At the stricken Fukushima Dai-ichi nuclear power plant, robots are finally heading in to gather vital data from areas too dangerous for human workers. That's a great step forward, right? Well, you'd think so – unless you're the kind of doltish chowderhead who can only digest such news in the most ridiculous terms possible: the stroking of idiotic national pride.
Japan prides its cutting-edge technology in building robots -- yet it now faces an embarrassing situation where Japan must rely on the U.S. to provide robots to conduct work at the nuclear power plant -- how sad is that?... This embarrassing situation was caused to do blindingly believing that such incident would never occur.
Sad? Embarrassing? The disaster itself is horribly sad, and any errors made in response may be embarrassing – but do those words also describe people wisely using helpful technology to improve the situation? In the befuddled writer's world, we can't praise amazing technology that helps people cope with disaster until we know what's stamped on the passports of the people who created it. If the passports have this political entity's name stamped, then the technology is glorious and wonderful; if they have that political entity's name stamped, then it's all "sad" and "embarrassing".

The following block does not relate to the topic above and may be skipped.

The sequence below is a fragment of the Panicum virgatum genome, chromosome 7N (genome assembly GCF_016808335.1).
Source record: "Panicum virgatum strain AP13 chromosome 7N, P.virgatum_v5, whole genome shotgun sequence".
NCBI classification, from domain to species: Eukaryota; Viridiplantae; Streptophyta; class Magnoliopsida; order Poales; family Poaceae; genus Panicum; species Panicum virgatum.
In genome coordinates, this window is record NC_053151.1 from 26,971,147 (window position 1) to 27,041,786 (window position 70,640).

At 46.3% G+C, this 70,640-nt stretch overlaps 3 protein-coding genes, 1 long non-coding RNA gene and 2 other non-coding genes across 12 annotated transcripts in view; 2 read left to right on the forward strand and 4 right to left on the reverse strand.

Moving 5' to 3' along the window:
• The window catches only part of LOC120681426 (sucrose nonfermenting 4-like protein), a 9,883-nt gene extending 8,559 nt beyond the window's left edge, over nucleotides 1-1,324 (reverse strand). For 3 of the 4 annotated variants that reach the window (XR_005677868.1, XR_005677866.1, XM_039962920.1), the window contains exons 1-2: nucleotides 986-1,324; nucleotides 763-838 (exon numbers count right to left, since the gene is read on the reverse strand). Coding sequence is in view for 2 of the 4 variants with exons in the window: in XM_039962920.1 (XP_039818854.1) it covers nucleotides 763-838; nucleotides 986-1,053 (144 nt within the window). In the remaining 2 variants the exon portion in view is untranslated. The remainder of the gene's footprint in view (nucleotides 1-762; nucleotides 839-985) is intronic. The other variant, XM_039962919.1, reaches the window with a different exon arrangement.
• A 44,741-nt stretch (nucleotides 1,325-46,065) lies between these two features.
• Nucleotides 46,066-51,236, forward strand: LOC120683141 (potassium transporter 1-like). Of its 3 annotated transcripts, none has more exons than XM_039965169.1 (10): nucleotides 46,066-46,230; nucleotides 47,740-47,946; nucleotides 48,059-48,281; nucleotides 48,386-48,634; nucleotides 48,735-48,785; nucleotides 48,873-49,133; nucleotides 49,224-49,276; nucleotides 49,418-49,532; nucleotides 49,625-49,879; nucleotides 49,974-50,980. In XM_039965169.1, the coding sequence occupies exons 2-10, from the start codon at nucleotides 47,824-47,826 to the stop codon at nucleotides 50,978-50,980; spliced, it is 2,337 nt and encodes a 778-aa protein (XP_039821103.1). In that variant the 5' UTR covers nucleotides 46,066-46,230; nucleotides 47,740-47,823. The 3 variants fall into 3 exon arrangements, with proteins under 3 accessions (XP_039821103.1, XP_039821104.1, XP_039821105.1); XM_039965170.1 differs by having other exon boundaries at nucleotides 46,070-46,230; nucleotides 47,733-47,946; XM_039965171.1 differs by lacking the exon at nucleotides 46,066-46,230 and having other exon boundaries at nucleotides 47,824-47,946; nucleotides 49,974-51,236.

Am I the only one who wonders when (or whether) humans will ever grow up?